A new website documenting bicycle crashes in the city of Tucson launched this week and breaks down the most common types of crashes, where they happen most frequently and the time of day that is the most dangerous.

Bikecolli.info was created by computer programmer and Tucson-Pima County Bicycle Advisory Committee member Colin Forbes.

Forbes, who also operates the bikecolli twitter account,  got involved with the BAC and tracking crash reports after he read about an incident in which a Tucson cyclist was hit  with a bat and the police wouldn’t do anything despite the cyclist having the vehicle’s liscence plate number.

Forbes said the BAC’s response to accusations that the Tucson Police were biased against cyclists was only anecdotal so the BAC decided to start analyzing crash reports to determine if there was a bias by police officers.

Forbes said while looking to see if there was a bias in the reports, he acquired a mountain of data about crashes in Tucson that he started organizing and analyzing.

“I got caught up by the illusion that if maybe I had one more data point,  I could unravel it and make sense of it all,” he said.

The site contains crash data for the City of Tucson as far back as 2007, but he said there are some big gaps in 2010 and 2011. The BAC is working with the city and county to get them to release the reports and waive the fees for the reports.

Forbes said the site is in its first phase and he has plans to break the data down even further.

Currently, though, the front page of the site consists of the information Forbes said he would want to communicate to a cyclist he was riding with for 60 seconds.

Here is the info Forbes found most surprising:

Riding the wrong way on the sidewalk is the most dangerous thing a cyclist can do. “If you stop that particular behavior almost 30 percent of the crashes go away,” Forbes said.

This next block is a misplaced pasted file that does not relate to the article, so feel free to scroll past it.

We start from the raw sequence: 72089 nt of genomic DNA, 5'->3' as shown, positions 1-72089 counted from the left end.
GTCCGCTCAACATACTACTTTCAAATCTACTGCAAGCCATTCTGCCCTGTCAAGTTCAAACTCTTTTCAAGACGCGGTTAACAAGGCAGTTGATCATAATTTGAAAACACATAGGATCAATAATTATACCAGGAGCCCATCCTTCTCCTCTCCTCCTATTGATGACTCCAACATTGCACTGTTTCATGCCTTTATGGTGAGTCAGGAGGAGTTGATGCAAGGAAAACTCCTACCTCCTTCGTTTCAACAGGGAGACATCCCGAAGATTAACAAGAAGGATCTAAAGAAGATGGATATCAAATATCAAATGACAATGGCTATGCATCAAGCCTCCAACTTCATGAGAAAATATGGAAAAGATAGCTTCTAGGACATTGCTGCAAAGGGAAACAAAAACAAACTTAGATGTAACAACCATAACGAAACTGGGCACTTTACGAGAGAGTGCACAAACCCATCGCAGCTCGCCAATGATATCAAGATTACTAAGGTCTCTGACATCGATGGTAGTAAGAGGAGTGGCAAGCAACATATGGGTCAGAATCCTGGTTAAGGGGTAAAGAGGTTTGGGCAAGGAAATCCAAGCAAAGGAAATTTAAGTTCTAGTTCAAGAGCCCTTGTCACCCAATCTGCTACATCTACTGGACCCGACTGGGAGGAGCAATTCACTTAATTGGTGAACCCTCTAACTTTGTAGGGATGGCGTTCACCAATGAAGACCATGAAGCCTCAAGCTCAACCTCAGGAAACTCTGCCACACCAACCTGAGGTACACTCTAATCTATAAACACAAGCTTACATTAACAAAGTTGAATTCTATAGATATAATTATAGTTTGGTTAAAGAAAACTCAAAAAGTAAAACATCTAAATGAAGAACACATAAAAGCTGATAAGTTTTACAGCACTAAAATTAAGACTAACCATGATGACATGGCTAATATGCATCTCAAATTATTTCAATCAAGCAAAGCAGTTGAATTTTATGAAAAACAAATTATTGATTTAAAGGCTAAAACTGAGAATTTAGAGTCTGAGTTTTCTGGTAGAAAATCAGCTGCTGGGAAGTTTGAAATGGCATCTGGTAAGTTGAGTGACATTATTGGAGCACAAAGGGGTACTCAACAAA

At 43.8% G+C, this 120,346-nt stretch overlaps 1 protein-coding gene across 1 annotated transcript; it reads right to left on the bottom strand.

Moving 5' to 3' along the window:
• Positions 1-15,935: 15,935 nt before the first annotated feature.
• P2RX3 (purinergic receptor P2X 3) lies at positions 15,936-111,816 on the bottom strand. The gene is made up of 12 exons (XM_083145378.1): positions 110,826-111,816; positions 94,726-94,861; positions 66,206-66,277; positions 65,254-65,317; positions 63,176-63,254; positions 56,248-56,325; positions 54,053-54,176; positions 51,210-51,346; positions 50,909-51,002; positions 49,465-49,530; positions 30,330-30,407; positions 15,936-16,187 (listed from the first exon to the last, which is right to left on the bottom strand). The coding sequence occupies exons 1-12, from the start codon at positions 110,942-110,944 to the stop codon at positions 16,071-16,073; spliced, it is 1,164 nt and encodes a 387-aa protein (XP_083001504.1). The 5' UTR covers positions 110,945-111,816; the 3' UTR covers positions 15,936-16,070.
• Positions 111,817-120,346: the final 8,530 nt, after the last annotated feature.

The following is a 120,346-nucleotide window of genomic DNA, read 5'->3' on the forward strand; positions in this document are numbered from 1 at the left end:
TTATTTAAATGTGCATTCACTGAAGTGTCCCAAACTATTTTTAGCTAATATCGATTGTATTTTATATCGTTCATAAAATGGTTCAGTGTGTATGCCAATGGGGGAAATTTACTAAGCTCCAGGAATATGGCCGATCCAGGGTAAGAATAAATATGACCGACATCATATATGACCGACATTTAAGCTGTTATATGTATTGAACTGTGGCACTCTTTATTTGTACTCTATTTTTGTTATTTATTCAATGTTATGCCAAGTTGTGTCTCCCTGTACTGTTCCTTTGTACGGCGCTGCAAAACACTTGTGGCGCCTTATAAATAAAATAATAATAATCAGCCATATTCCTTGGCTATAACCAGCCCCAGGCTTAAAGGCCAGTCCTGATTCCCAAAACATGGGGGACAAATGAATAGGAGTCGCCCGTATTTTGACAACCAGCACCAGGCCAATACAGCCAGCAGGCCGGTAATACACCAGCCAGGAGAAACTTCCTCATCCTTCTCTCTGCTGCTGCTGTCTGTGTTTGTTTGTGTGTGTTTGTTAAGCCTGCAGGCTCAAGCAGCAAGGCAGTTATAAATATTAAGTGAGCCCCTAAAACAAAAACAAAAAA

Monday has the lowest crash rate of any weekday. Forbes said he thinks it could be because federal holidays fall on Mondays, which would mean there is less traffic on those days. He said that is only a gut feeling and he has no way of backing that up.

Other interesting findings from the analysis:

  •  22.9% of crashes are right-turning vehicle/wrongway cyclist
  • 16.9% of crashes are crosswalk/intersection crashes
  • 13.4% of crashes are left hook crashes
  • 12.6% of crashes are right hook crashes
  • The worst area in town in terms of bicycle collisions is 6th Avenue and Congress Street.
  • The worst intersection is Grant Road and Alvernon Road
  • There are more crashes in the spring and fall
  • There are fewer crashes on weekends than weekdays
  • Most crashes occur between 3 and 6 p.m.

Forbes said sifting through all the crash data actually makes him feel safer riding his bike around town because he knows what to watch out for and how to ride in ways that make him safe.

Be sure to check out the website and look for updates to the data.

8 thoughts on “New site analyzes Tucson bicycle crashes”
  1. Very, very interesting site.  I’m definitely curious to see what comes of the “Fault Assessment” category in the left sidebar, so I’ll be checking in as the fields are populated.  I do hope, also, that the authors of this resource will consider clearly labeling their sources — I’m having a hard time locating where they got all the data.